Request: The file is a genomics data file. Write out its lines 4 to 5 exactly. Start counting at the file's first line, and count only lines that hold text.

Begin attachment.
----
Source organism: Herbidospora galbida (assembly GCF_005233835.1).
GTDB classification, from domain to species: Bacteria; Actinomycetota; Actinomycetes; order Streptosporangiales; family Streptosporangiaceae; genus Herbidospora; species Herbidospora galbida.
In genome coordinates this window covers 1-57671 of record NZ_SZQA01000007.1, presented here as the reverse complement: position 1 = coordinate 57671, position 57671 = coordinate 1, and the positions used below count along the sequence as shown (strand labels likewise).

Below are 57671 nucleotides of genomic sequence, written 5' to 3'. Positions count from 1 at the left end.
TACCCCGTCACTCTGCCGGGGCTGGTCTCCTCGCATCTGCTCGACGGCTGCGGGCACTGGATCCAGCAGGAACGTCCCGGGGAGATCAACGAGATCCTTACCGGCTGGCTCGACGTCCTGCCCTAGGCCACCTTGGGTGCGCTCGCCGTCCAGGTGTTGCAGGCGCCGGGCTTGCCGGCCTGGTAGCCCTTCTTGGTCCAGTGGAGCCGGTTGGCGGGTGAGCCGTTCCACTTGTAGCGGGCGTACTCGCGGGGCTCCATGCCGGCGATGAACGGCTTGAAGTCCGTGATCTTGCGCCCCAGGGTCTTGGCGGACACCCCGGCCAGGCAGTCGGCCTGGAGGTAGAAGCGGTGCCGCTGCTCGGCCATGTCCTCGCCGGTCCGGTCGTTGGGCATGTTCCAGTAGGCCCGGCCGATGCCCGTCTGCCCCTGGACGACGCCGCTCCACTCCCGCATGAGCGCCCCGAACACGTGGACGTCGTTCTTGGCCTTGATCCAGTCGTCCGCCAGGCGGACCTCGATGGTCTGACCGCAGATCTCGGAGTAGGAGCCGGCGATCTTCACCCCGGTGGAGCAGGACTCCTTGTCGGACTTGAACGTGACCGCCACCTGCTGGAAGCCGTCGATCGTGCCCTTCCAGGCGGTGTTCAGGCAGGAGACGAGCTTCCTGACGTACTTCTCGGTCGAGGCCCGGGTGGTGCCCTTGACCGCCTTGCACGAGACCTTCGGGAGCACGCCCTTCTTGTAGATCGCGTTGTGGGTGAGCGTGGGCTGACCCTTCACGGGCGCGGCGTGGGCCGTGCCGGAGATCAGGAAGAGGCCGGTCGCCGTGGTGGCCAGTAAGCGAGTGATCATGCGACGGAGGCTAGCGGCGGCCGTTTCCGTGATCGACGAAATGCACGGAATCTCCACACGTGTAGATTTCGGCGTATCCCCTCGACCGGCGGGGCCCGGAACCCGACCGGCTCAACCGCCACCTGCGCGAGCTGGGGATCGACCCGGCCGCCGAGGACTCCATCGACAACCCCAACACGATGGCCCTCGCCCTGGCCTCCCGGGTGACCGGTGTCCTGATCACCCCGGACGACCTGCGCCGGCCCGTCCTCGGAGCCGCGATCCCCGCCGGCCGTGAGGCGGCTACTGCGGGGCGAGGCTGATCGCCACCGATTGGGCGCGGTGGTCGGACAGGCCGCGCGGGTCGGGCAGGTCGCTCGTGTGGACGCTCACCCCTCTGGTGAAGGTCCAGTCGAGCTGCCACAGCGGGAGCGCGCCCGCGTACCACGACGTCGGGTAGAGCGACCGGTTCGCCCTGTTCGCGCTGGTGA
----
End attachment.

Below are 57671 nucleotides of genomic sequence, written 5' to 3'. Positions count from 1 at the left end.
TACCCCGTCACTCTGCCGGGGCTGGTCTCCTCGCATCTGCTCGACGGCTGCGGGCACTGGATCCAGCAGGAACGTCCCGGGGAGATCAACGAGATCCTTACCGGCTGGCTCGACGTCCTGCCCTAGGCCACCTTGGGTGCGCTCGCCGTCCAGGTGTTGCAGGCGCCGGGCTTGCCGGCCTGGTAGCCCTTCTTGGTCCAGTGGAGCCGGTTGGCGGGTGAGCCGTTCCACTTGTAGCGGGCGTACTCGCGGGGCTCCATGCCGGCGATGAACGGCTTGAAGTCCGTGATCTTGCGCCCCAGGGTCTTGGCGGACACCCCGGCCAGGCAGTCGGCCTGGAGGTAGAAGCGGTGCCGCTGCTCGGCCATGTCCTCGCCGGTCCGGTCGTTGGGCATGTTCCAGTAGGCCCGGCCGATGCCCGTCTGCCCCTGGACGACGCCGCTCCACTCCCGCATGAGCGCCCCGAACACGTGGACGTCGTTCTTGGCCTTGATCCAGTCGTCCGCCAGGCGGACCTCGATGGTCTGACCGCAGATCTCGGAGTAGGAGCCGGCGATCTTCACCCCGGTGGAGCAGGACTCCTTGTCGGACTTGAACGTGACCGCCACCTGCTGGAAGCCGTCGATCGTGCCCTTCCAGGCGGTGTTCAGGCAGGAGACGAGCTTCCTGACGTACTTCTCGGTCGAGGCCCGGGTGGTGCCCTTGACCGCCTTGCACGAGACCTTCGGGAGCACGCCCTTCTTGTAGATCGCGTTGTGGGTGAGCGTGGGCTGACCCTTCACGGGCGCGGCGTGGGCCGTGCCGGAGATCAGGAAGAGGCCGGTCGCCGTGGTGGCCAGTAAGCGAGTGATCATGCGACGGAGGCTAGCGGCGGCCGTTTCCGTGATCGACGAAATGCACGGAATCTCCACACGTGTAGATTTCGGCGTATCCCCTCGACCGGCGGGGCCCGGAACCCGACCGGCTCAACCGCCACCTGCGCGAGCTGGGGATCGACCCGGCCGCCGAGGACTCCATCGACAACCCCAACACGATGGCCCTCGCCCTGGCCTCCCGGGTGACCGGTGTCCTGATCACCCCGGACGACCTGCGCCGGCCCGTCCTCGGAGCCGCGATCCCCGCCGGCCGTGAGGCGGCTACTGCGGGGCGAGGCTGATCGCCACCGATTGGGCGCGGTGGTCGGACAGGCCGCGCGGGTCGGGCAGGTCGCTCGTGTGGACGCTCACCCCTCTGGTGAAGGTCCAGTCGAGCTGCCACAGCGGGAGCGCGCCCGCGTACCACGACGTCGGGTAGAGCGACCGGTTCGCCCTGTTCGCGCTGGTGA